MLB Postseason Preview: Twins vs. Yankees

New York Yankees (95-67) at Minnesota Twins (94-68)


In many ways, this is a rematch of last year’s Division Series—the main way being that these same two teams played each other in last year’s Division Series. But things are much different now. The Twins are no longer the underdogs that snuck into the playoffs at the last minute, and the Yankees are no longer the dominant force in the AL. The Twins went 48-26 after the All-Star Break, essentially wrapping up the AL Central with a month to go. The Yankees, on the other hand, stumbled down the stretch, losing the AL East to Tampa Bay and settling for the Wild Card thanks to a 13-17 record in September/October. In other words, do not expect a repeat of last year’s one-sided Yankees sweep.


Justin Morneau, who was an MVP candidate in the first half of the season, missed the second half with a concussion and will once again not be around for the postseason. Meanwhile, Joe Mauer and Jim Thome, two lefties who have had absolutely monstrous second halves for the Twins, each missed time down the stretch with injuries. The Twins will need both of them to be healthy and at 100% for the playoffs, though, as the lineup behind them is a little suspect. Jason Kubel came back to Earth (.249/.323./.427) after a great 2009 (.300/.369/.539), as did Michael Cuddyer. On the other hand, Delmon Young had the best offensive season of his career, with 21 home runs and 112 RBI, and Danny Valencia, a rookie, has hit .311 since becoming a regular midseason.

Once again, the Yankees boast the best offense in baseball, scoring 41 more runs than any other team in the majors. The Yankees’ lineup is powered by its own MVP candidate, Robinson Cano, who had a breakout year in 2010, hitting .319 with 29 home runs and 109 RBI. Of course, the team also has veterans Mark Teixeira and Alex Rodriguez, who have rebounded from slow starts to each end up with over 30 home runs and 100 RBI. Similarly, Curtis Granderson, who struggled through his first few months as a Yankee, hit 17 home runs after the All-Star break. In fact, the Yankees’ biggest offensive weakness this season has been Derek Jeter, whose 2010 struggles have been well-documented. On the bright side for Jeter, though, he ended the season with a .287 average in September—his highest of any month since April.


The Twins have the weakest ace of any AL playoff team—Francisco Liriano finished 14-10 with a 3.62 ERA. What they lack in dominance at the top of the rotation, though, they make up for in depth. Carl Pavano, who couldn’t put together one decent season in four tries in New York, had his best year since 2004, finishing with 17 wins, 221 IP, and an ERA of 3.75. That leaves Brian Duensing, who in 13 starts this season went 7-2 with a 3.05 ERA, and Nick Blackburn, who followed an atrocious first half (6.40 ERA) with a decent second. Over Blackburn’s last eight starts, he sported an ERA of 3.16, giving Minnesota fans no reason to fear using him as their fourth starter. While none of those four pitchers strike fear into anyone’s hearts, they all inspire confidence.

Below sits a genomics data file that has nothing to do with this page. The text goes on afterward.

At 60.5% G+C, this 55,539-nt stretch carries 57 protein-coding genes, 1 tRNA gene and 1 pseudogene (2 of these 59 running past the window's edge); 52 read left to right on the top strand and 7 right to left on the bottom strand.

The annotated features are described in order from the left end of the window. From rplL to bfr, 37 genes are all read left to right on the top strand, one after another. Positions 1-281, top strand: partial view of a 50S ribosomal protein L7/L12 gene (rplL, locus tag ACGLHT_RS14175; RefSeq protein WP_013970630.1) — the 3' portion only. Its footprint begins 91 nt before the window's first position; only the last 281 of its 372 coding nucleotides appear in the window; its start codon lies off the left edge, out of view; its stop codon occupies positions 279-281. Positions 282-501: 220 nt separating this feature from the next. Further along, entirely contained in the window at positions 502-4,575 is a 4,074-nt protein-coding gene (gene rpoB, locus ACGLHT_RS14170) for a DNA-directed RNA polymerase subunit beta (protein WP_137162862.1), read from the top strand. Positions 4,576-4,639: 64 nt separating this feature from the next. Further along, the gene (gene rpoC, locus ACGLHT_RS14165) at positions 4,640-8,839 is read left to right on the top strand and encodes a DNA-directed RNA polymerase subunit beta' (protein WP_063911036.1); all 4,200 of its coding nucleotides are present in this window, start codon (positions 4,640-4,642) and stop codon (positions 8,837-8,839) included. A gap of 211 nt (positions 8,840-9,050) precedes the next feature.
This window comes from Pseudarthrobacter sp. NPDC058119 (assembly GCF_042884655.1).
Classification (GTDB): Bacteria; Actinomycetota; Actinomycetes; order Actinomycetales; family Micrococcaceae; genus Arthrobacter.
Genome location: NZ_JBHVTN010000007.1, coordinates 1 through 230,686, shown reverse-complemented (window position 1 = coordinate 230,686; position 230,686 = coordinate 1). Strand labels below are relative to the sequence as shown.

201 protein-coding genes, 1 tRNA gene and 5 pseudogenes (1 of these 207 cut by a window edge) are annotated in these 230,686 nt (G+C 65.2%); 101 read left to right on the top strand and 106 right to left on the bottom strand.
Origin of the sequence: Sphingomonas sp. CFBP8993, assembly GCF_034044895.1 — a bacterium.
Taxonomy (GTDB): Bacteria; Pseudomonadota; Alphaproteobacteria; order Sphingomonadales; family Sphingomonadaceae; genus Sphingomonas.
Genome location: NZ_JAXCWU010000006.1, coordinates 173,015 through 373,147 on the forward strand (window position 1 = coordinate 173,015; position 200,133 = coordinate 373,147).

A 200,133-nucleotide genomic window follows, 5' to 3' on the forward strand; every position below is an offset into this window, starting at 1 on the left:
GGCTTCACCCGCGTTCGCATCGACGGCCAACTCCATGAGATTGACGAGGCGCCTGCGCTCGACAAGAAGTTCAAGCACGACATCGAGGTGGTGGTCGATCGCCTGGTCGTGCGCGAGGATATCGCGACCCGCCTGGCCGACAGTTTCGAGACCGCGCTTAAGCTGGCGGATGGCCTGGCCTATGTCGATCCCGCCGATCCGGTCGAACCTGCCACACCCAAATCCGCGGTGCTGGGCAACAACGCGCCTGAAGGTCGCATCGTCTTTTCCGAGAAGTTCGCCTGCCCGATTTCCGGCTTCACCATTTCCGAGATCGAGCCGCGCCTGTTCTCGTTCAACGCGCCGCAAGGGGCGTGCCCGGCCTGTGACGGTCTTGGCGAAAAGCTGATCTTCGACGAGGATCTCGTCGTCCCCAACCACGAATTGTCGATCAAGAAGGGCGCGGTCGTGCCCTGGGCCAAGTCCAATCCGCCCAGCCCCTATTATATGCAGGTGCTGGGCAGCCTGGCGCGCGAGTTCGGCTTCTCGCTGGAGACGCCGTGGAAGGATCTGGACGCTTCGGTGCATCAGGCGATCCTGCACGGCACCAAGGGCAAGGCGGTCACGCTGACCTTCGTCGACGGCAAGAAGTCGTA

The Yankees staff, on the other hand, is the complete opposite. CC Sabathia led the league in wins and may be the frontrunner for the Cy Young Award (though he doesn’t deserve it), but after that the Yankees rotation is all question marks. Andy Pettitte was having the best season of his career until he injured his groin on July 18. Since then he’s made three starts, in which his ERA is 11.67 and he has twice been knocked out before finishing the fifth inning. Phil Hughes ended the year with 18 wins, but 11 of those came before the All-Star break; since then his ERA is near 5 and he’s been used somewhat erratically due to an innings limit. The worst of the bunch, though, is A.J. Burnett, who finished 10-15 with a 5.26 ERA and gave up six earned runs or more in 10 of his 33 starts. The Yankees are prudently skipping him in Game 4 in favor of CC on short rest. Even if they need a fourth starter, Dustin Moseley, a career long-man and spot starter, may be the team’s best option if the Yankees opt against the three-man rotation.


TIM: Let me warn you now: I’m taking a sort of Charlie Rose approach to this section. So, John, Joe Girardi.

JOHN: What about him? I mean, he’s the Yankees manager, and he’s pretty good. He won the World Series last year, though managers don’t seem to make much of a difference. You’re going to have to be more specific or this Rose-style of questioning is going to get awfully confusing.

TIM: September.

JOHN: Ah, well that’s more obvious. September was disastrous, obviously, with the Yankees going 13-17 and finishing in second in the AL East, but I don’t expect there to be much carry-over. The 2000 team lost 15 of 18 heading into the postseason and still won the World Series. Guys like Nick Swisher, Teixeira, and Pettitte were injured or coming back from injury, and I’m actually encouraged by the positive signs A-Rod, Jeter, and Granderson showed down the stretch.